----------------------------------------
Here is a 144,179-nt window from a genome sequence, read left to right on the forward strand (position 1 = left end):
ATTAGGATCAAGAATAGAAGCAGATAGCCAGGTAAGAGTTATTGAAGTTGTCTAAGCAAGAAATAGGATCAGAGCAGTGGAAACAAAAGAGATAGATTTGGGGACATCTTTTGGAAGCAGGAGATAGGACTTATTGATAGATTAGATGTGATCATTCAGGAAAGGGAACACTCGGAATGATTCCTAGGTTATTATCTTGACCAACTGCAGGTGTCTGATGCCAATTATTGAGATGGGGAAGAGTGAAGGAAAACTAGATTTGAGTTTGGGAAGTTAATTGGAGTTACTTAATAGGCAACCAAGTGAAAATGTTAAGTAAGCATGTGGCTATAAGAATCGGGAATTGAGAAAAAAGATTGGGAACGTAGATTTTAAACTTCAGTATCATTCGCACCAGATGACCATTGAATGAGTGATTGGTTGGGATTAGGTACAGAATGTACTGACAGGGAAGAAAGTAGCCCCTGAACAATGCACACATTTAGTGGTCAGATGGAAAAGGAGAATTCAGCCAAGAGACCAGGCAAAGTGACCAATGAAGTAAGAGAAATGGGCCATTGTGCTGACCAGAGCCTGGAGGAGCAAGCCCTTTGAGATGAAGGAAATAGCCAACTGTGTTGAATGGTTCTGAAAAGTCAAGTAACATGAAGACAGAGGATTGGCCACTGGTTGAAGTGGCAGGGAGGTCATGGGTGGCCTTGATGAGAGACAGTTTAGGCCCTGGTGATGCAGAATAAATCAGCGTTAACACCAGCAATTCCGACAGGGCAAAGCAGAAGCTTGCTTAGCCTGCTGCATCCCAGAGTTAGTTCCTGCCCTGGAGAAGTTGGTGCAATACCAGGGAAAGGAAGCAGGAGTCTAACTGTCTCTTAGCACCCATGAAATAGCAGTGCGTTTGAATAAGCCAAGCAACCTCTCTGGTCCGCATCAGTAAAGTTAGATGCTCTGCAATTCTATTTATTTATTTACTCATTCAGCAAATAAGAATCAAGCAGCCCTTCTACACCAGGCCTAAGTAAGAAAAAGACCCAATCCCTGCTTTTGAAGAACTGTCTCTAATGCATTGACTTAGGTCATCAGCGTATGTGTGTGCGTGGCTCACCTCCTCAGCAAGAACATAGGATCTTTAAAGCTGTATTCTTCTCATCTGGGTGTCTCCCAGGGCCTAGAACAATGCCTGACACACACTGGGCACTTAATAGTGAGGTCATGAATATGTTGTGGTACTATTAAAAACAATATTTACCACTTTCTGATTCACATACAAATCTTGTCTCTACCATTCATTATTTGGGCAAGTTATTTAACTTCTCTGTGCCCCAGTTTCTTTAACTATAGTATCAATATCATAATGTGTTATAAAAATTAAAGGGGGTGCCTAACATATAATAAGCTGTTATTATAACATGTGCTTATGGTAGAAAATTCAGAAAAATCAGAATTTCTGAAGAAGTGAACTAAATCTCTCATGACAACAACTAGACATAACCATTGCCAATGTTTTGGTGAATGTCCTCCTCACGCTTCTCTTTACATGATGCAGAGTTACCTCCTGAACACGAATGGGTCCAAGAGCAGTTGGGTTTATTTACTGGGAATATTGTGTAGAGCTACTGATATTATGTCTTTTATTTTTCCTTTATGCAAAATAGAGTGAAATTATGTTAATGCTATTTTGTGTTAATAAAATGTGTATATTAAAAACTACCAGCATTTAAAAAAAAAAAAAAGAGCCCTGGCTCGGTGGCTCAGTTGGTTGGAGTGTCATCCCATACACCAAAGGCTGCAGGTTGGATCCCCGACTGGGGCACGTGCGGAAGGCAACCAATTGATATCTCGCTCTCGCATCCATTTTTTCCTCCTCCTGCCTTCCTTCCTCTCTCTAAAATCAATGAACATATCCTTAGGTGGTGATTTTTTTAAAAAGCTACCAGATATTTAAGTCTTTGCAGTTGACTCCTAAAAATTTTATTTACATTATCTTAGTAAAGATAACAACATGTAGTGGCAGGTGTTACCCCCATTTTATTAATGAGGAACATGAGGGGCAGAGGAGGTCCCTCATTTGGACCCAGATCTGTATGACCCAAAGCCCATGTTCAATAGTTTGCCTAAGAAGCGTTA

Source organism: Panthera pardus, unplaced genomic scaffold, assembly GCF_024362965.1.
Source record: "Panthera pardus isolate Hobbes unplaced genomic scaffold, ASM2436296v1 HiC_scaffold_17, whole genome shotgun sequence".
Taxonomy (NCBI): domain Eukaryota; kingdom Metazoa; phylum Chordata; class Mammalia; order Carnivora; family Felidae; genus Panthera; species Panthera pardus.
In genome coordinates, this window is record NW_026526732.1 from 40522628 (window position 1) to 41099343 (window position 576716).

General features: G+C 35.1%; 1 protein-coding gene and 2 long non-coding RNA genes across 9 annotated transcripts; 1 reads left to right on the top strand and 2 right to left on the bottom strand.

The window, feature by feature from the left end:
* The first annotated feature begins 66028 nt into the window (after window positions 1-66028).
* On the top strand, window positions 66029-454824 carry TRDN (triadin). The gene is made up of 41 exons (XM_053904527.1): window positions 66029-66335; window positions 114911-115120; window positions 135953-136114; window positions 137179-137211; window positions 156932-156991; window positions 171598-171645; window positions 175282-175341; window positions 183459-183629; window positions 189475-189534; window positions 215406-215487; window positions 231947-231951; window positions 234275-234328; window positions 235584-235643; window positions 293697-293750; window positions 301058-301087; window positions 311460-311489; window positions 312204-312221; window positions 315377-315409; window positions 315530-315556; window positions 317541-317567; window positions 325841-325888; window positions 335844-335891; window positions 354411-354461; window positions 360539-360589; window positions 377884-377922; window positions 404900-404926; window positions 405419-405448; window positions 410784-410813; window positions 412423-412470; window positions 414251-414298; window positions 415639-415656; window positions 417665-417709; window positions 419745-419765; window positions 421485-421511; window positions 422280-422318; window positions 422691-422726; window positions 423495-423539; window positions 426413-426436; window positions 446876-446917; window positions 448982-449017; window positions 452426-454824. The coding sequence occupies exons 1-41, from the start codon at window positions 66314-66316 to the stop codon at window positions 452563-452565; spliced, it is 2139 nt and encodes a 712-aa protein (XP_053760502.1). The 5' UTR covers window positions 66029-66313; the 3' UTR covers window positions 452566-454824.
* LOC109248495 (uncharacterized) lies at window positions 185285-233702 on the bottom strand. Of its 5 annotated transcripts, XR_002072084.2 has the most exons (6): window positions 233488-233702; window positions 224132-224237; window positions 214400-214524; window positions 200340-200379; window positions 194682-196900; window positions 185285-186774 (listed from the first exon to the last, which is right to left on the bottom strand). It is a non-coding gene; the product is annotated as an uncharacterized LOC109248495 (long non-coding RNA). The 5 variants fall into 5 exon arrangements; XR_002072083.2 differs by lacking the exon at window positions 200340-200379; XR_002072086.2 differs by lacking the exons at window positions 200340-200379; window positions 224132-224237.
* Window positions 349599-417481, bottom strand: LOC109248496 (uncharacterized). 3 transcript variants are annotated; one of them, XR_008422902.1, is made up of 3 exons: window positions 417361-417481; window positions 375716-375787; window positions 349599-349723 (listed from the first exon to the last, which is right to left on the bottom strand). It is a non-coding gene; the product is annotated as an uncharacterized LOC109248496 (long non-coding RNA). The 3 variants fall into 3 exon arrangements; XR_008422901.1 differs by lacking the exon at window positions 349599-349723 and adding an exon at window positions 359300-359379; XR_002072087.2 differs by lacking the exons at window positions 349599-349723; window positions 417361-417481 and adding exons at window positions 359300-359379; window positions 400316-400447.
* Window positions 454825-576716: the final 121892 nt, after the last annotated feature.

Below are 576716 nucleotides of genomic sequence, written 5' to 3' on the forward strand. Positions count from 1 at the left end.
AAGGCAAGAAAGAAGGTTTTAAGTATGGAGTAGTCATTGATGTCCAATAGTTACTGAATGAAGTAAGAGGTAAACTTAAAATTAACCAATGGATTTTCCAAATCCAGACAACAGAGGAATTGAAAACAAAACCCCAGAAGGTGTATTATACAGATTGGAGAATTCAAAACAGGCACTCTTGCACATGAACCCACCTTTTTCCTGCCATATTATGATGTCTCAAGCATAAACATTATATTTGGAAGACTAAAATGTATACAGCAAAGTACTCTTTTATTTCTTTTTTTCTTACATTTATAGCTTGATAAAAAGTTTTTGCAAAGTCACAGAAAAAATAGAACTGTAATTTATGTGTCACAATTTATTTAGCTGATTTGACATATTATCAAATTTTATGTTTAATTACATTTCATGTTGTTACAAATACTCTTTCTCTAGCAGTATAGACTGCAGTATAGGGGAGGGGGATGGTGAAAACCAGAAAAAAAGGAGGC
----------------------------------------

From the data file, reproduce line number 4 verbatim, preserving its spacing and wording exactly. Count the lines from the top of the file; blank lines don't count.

Source record: "Panthera pardus isolate Hobbes unplaced genomic scaffold, ASM2436296v1 HiC_scaffold_17, whole genome shotgun sequence".